Swamp Cooler To The Rescue In Record Heat Wave

Discussion in 'Coop & Run - Design, Construction, & Maintenance' started by featherbaby, Jul 22, 2011.

  1. featherbaby

    featherbaby Chillin' With My Peeps

    Jun 18, 2009
    Jacksonville, FL 32210
    I am in N. Florida and our temps have been over 100.

    Well, I have been on the computer many many hours since I lost my beautiful silkie hen yesterday evening. I have found and ordered three portable swamp coolers and I hope they arrive before I have any more losses. I weighed the time and materials cost to construct three units for my 3 coops and don't believe I could accomplish it soon enough to beat this horrible heat wave before it claims more of my precious babies. Also, I have no confidence it would work after I went to the trouble to make it! HA! And I'd probably get heat stroke out there working on them too.

    So, after extensive research I found this little unit called a Ninja Portable Evaporative cooler for $99. It has a 3 speed fan, exterior size is 18 x 11 x 26", 22 pounds on rollers, it covers 150 sq.ft. with air flow of 650 cubic feet per minute (and throws the air flow 33 feet from the unit). You have to put water in it but the reservoir holds over 4 gallons which will not have to be refilled as often as smaller capacity models. Even though I had to get three of them, I still think I am better off buying the compact little unit instead of rigging some goshawful looking thing that would sit outside my coops littering my deck. I may be a redneck, but I don't want my house to shout it to others! HA! I'm in a residential neighborhood and I'm pressing my luck having chickens at all....I can't do anything to get voted off the street.

    If you want to consider this option, just copy and paste this link and see what they have that might fit your needs. They have a very large selection and the best prices I found. Be sure to make your purchase on a Friday and get a 7% discount off your total purchase.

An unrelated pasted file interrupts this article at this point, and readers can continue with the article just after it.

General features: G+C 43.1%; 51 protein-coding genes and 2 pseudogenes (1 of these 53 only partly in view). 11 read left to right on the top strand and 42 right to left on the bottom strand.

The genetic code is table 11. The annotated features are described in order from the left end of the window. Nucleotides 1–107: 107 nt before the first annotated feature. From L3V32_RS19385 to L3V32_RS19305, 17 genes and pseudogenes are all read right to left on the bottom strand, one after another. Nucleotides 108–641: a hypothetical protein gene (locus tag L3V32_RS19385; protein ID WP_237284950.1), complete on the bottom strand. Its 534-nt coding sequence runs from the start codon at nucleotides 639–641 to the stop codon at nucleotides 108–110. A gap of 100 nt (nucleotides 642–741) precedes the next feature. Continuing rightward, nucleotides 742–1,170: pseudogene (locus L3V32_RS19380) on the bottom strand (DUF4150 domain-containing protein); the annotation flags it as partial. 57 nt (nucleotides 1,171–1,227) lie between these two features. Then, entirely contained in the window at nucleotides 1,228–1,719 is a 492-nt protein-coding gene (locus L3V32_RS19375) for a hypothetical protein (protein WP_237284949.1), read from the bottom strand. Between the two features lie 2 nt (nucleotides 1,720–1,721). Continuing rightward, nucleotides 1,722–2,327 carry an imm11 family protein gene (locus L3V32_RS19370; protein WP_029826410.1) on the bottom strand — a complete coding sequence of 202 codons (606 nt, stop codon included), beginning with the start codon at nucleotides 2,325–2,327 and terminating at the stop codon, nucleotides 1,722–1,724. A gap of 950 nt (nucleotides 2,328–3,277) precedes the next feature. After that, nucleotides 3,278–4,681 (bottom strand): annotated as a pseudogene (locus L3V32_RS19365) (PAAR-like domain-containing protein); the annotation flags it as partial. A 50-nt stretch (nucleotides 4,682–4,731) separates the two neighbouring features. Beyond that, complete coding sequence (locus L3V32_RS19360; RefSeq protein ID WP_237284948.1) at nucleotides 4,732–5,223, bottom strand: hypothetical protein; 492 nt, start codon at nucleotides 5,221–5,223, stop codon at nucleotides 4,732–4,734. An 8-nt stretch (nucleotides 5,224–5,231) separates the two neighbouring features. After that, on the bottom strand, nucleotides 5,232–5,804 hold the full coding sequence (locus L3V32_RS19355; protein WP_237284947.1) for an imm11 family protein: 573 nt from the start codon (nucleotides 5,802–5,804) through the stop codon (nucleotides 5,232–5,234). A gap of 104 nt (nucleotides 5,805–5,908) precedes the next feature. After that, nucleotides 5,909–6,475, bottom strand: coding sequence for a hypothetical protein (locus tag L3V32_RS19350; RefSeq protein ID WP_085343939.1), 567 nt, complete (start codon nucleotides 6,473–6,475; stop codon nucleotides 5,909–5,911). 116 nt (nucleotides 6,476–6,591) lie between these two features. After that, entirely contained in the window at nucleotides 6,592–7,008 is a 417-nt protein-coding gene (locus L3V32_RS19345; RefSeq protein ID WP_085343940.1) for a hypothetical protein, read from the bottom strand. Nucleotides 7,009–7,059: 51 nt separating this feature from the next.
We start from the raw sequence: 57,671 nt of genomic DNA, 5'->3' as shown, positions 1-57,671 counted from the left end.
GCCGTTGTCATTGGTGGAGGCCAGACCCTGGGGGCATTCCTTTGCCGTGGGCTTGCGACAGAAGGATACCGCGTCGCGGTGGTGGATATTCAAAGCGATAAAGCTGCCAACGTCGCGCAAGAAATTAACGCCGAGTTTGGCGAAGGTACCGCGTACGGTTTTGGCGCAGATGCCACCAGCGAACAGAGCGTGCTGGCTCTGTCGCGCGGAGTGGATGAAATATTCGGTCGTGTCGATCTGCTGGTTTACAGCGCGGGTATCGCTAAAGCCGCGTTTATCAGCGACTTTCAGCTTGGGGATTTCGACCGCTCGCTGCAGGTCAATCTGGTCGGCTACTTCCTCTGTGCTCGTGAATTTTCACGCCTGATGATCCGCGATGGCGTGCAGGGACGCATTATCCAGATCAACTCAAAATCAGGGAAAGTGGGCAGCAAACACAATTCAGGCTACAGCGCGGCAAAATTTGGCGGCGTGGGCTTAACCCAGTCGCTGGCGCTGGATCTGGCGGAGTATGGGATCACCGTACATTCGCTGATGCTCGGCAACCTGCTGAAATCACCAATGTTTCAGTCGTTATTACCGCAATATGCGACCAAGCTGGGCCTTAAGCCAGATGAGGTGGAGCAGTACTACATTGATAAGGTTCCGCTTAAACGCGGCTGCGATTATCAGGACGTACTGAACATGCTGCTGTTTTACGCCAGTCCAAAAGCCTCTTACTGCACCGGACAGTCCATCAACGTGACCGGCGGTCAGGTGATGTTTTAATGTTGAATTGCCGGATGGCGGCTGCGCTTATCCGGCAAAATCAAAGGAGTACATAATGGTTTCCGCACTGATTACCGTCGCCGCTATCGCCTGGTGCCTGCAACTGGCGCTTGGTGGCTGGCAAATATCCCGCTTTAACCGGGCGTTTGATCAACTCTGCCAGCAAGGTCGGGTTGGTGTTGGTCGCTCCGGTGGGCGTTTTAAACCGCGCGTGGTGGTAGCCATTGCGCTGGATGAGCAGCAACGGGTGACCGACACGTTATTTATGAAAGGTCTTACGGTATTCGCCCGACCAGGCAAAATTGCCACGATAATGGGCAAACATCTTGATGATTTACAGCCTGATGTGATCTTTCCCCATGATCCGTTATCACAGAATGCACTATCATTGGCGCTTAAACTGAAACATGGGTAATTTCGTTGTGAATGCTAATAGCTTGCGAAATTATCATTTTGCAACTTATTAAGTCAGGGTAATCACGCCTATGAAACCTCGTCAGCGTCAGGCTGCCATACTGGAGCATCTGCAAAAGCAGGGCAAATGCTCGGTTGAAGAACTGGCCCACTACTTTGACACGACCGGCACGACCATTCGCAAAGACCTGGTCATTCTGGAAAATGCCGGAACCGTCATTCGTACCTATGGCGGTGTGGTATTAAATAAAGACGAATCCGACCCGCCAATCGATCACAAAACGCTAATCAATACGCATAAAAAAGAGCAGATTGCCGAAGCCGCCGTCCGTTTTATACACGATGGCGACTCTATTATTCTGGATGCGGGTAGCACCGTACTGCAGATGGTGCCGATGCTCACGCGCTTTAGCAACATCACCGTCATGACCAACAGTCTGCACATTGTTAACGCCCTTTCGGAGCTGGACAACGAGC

They're in California so allow a few days for shipping unless you're closer than I am in Florida. I hope and pray it's the solution. If not, I have 30 days to decide and return them.
  2. quintinp

    quintinp Chillin' With My Peeps

    Oct 22, 2010
    Southern Oklahoma
    Looks awesome.
  3. wowmanacat

    wowmanacat Chillin' With My Peeps

    Apr 1, 2011
    Oak Grove AR
    Just a word of advice. Swamp coolers do no good in a humid area. I learned this the hard way.
  4. perchie.girl

    perchie.girl Desert Dweller Premium Member

    Quote:You are right.... but there are a couple of tricks with swamp coolers. You have to keep a door or window open so that the humid air being pumped into a house can escape. Plus you have the option of turning the water off. Evaporative coolers are less efficient in high humidity because water simply wont evaporate. Also with his little portable ones he may have the option of filling his water trays with ice cubes.

    I live in the desert and swamp coolers have been part of my live for more than 50 years.... LOL. I have about three non working ones (saving for parts) because the motors never die. And once my chicks are all up at the house I am going to pull parts together to make one cooler. Even if only the fan works that will be a plus.

    Another way to help beat the heat for your animals is to take cement stepping stones and soak them in water. They will chill down as the water evaporates and it will take a while for them to completely dry out.

    Freezing a soda bottle partially filled with water to use as a "Cold" water bottle. will help bring the temps down. Along with the fan.

    Electolytes in the water..... pedialyte or something similar.

    Keep activity down if possible.

    Use cold watermelon or Melon as treats. This will help with their core temps as well as electolytes and sugars to help with the stress.